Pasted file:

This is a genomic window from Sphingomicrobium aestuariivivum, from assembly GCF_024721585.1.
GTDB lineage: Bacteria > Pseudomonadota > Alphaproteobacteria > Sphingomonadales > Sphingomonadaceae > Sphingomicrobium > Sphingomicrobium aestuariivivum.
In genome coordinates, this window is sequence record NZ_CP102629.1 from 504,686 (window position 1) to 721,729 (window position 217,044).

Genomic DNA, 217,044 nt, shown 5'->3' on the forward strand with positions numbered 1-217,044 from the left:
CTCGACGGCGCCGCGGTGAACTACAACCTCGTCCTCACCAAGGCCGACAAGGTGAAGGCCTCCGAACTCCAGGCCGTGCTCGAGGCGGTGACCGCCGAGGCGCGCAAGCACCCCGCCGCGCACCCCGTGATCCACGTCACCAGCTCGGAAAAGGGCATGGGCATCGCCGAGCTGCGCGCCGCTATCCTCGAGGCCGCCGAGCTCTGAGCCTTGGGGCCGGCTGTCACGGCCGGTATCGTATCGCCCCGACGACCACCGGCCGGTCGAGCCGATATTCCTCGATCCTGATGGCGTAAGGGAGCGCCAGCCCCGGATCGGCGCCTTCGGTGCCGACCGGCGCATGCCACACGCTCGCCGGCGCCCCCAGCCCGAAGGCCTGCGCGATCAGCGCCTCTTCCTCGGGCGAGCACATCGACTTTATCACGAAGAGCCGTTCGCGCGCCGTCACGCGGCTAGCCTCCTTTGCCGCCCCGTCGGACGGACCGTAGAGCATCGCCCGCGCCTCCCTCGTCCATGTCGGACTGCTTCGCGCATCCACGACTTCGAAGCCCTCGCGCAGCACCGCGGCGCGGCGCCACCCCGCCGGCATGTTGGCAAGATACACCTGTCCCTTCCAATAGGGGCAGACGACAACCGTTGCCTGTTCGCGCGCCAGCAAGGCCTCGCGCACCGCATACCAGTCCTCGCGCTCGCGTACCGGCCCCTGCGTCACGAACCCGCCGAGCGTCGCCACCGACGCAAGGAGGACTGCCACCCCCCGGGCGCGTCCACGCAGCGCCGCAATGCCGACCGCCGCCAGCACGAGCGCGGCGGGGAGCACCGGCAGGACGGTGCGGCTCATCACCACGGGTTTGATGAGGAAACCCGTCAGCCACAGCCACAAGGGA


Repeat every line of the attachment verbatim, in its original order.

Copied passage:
This is a genomic window from Sphingomicrobium aestuariivivum, from assembly GCF_024721585.1.
GTDB lineage: Bacteria > Pseudomonadota > Alphaproteobacteria > Sphingomonadales > Sphingomonadaceae > Sphingomicrobium > Sphingomicrobium aestuariivivum.
In genome coordinates, this window is sequence record NZ_CP102629.1 from 504,686 (window position 1) to 721,729 (window position 217,044).

Genomic DNA, 217,044 nt, shown 5'->3' on the forward strand with positions numbered 1-217,044 from the left:
CTCGACGGCGCCGCGGTGAACTACAACCTCGTCCTCACCAAGGCCGACAAGGTGAAGGCCTCCGAACTCCAGGCCGTGCTCGAGGCGGTGACCGCCGAGGCGCGCAAGCACCCCGCCGCGCACCCCGTGATCCACGTCACCAGCTCGGAAAAGGGCATGGGCATCGCCGAGCTGCGCGCCGCTATCCTCGAGGCCGCCGAGCTCTGAGCCTTGGGGCCGGCTGTCACGGCCGGTATCGTATCGCCCCGACGACCACCGGCCGGTCGAGCCGATATTCCTCGATCCTGATGGCGTAAGGGAGCGCCAGCCCCGGATCGGCGCCTTCGGTGCCGACCGGCGCATGCCACACGCTCGCCGGCGCCCCCAGCCCGAAGGCCTGCGCGATCAGCGCCTCTTCCTCGGGCGAGCACATCGACTTTATCACGAAGAGCCGTTCGCGCGCCGTCACGCGGCTAGCCTCCTTTGCCGCCCCGTCGGACGGACCGTAGAGCATCGCCCGCGCCTCCCTCGTCCATGTCGGACTGCTTCGCGCATCCACGACTTCGAAGCCCTCGCGCAGCACCGCGGCGCGGCGCCACCCCGCCGGCATGTTGGCAAGATACACCTGTCCCTTCCAATAGGGGCAGACGACAACCGTTGCCTGTTCGCGCGCCAGCAAGGCCTCGCGCACCGCATACCAGTCCTCGCGCTCGCGTACCGGCCCCTGCGTCACGAACCCGCCGAGCGTCGCCACCGACGCAAGGAGGACTGCCACCCCCCGGGCGCGTCCACGCAGCGCCGCAATGCCGACCGCCGCCAGCACGAGCGCGGCGGGGAGCACCGGCAGGACGGTGCGGCTCATCACCACGGGTTTGATGAGGAAACCCGTCAGCCACAGCCACAAGGGA